When it comes to setting up FMud the thing which seems to cause people the most problems is the requirement to serve a policy file. There are two issues which come up again and again.
The first is mixing up the domains for the game server and the website. The policy file has to be served on the same domain that the game server is running on, but it must allow connections from the domain that the website with the client is running on.
This means that if your game is running at “mygamedomain.com” on port 1234 but your website domain is “mywebsite.com” you need to make sure your xml policy file is allowing connections from “mywebsite.com” on port 1234.
<allow-access-from domain="mywebsite.com" to-ports="1234" />
This policy file then needs to be served (or at least reachable) on “mygamedomain.com”. This is because the Flash player will automatically try to connect to a policy file on the same domain that you are asking it to open a socket connection to.
The second common problem people run into is not specifying the correct subdomain in the policy file. Flash is pretty strict when it comes to interpreting the policy file for socket connections and you have to make sure that both the domain and subdomain in the policy file match the location where you are hosting the client.
So if you host FMud at “somedomain.com/client.html” you have to add “somedomain.com” to the policy file, as you would expect. However, if people can also reach your client at “www.somedomain.com/client.html” then you also need to add “www.somedomain.com” to your policy file or else Flash will refuse to connect.
<allow-access-from domain="somedomain.com" to-ports="1234" /> <allow-access-from domain="www.somedomain.com" to-ports="1234" />
Both of these issues can be simplified if you use a policy file which allows connections from all domains:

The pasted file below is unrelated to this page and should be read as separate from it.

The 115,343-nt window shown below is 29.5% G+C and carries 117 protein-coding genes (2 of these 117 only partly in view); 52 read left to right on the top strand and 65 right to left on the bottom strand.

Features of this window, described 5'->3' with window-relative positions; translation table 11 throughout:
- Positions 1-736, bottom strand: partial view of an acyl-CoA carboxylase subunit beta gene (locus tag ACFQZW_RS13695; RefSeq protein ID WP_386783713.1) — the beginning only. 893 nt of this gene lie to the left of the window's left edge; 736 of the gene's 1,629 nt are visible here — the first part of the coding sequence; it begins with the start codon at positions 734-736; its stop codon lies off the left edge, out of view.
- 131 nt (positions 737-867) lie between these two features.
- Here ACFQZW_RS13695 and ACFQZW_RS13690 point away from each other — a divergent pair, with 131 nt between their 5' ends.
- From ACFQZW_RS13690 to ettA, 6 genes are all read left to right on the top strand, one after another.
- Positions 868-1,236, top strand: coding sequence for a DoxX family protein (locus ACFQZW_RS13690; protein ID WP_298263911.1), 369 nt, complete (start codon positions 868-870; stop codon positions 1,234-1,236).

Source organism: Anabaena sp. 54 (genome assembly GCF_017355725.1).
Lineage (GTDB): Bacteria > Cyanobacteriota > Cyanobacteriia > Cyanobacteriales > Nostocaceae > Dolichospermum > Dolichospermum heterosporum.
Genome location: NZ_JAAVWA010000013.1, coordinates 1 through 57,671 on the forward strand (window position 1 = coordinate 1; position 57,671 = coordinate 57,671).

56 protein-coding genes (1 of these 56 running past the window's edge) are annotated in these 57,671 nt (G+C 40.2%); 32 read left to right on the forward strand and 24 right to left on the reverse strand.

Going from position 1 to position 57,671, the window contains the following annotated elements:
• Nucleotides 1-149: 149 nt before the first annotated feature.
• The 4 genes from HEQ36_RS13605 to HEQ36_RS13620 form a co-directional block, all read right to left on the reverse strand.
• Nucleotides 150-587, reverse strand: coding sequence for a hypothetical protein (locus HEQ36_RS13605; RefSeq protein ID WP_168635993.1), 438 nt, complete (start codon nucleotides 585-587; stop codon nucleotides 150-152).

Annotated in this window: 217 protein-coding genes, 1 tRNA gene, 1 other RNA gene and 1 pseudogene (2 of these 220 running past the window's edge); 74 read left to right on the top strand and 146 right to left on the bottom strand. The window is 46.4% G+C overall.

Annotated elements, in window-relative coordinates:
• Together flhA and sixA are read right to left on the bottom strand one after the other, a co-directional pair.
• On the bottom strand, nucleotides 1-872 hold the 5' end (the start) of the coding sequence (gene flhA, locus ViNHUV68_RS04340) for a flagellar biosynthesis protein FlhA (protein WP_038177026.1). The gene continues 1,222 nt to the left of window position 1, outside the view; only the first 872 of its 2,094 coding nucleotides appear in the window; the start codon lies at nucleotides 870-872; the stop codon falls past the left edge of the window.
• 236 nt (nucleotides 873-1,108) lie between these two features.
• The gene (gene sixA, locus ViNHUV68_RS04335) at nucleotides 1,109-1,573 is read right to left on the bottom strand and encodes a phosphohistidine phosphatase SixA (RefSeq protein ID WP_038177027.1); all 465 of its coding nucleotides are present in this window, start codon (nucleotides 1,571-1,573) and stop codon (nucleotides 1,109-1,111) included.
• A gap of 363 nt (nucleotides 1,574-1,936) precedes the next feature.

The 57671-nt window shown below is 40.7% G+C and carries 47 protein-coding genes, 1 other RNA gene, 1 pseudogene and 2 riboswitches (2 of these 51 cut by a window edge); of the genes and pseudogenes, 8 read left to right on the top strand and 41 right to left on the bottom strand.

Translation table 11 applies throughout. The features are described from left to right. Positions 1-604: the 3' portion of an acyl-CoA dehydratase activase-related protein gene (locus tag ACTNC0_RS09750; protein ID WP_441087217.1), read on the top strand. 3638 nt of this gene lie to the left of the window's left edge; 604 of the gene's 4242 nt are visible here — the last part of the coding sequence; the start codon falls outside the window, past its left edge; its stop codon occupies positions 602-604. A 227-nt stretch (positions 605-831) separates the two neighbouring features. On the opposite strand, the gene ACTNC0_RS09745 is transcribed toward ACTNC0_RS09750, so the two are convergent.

<allow-access-from domain="*" to-ports="1234" />
There’s been some confusion over the security implications of this in the past too. The above policy file directive doesn’t have anything to do with your server’s firewall. No ports are being opened and no additional vulnerabilities are being created. All it does is give permission for Flash apps that may be hosted on any domain to attempt socket connections to your server. If you’re running a MUD server then that’s exactly what you’re expecting anyway. In a shared MUD hosting environment you could replace the specified port with a wildcard as well and that would then cover all games running on the same host. Again, this doesn’t affect your firewall and doesn’t mean all ports are suddenly vulnerable to attack. Speaking of firewalls, remember to add a rule for the port where you’re serving the policy file too.
I recently had an email conversation with someone who was having problems using FMud on their website and it turned out they hadn’t specified the subdomain. A quick search of my emails showed I’d told them the same thing back in 2008, so I guess this is one of those things that just keeps tripping people up.